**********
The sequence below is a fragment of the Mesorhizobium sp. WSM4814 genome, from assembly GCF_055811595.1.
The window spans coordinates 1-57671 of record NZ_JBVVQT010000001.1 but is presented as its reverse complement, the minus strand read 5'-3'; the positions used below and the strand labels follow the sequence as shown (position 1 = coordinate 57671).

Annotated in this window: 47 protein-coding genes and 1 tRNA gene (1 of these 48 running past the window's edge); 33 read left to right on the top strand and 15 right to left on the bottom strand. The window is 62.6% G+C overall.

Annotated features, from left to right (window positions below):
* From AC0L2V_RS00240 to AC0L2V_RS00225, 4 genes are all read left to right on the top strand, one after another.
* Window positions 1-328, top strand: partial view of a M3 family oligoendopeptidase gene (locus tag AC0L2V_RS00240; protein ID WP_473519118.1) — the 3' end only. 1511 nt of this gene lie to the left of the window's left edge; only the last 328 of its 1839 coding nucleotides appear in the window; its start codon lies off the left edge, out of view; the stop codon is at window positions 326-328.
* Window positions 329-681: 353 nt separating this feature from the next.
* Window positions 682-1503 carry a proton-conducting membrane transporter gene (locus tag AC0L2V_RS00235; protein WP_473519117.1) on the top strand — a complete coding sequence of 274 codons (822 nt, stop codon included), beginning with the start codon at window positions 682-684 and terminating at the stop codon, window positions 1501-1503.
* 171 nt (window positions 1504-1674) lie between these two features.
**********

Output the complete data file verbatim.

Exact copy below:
The sequence below is a fragment of the Mesorhizobium sp. WSM4814 genome, from assembly GCF_055811595.1.
The window spans coordinates 1-57671 of record NZ_JBVVQT010000001.1 but is presented as its reverse complement, the minus strand read 5'-3'; the positions used below and the strand labels follow the sequence as shown (position 1 = coordinate 57671).

Annotated in this window: 47 protein-coding genes and 1 tRNA gene (1 of these 48 running past the window's edge); 33 read left to right on the top strand and 15 right to left on the bottom strand. The window is 62.6% G+C overall.

Annotated features, from left to right (window positions below):
* From AC0L2V_RS00240 to AC0L2V_RS00225, 4 genes are all read left to right on the top strand, one after another.
* Window positions 1-328, top strand: partial view of a M3 family oligoendopeptidase gene (locus tag AC0L2V_RS00240; protein ID WP_473519118.1) — the 3' end only. 1511 nt of this gene lie to the left of the window's left edge; only the last 328 of its 1839 coding nucleotides appear in the window; its start codon lies off the left edge, out of view; the stop codon is at window positions 326-328.
* Window positions 329-681: 353 nt separating this feature from the next.
* Window positions 682-1503 carry a proton-conducting membrane transporter gene (locus tag AC0L2V_RS00235; protein WP_473519117.1) on the top strand — a complete coding sequence of 274 codons (822 nt, stop codon included), beginning with the start codon at window positions 682-684 and terminating at the stop codon, window positions 1501-1503.
* 171 nt (window positions 1504-1674) lie between these two features.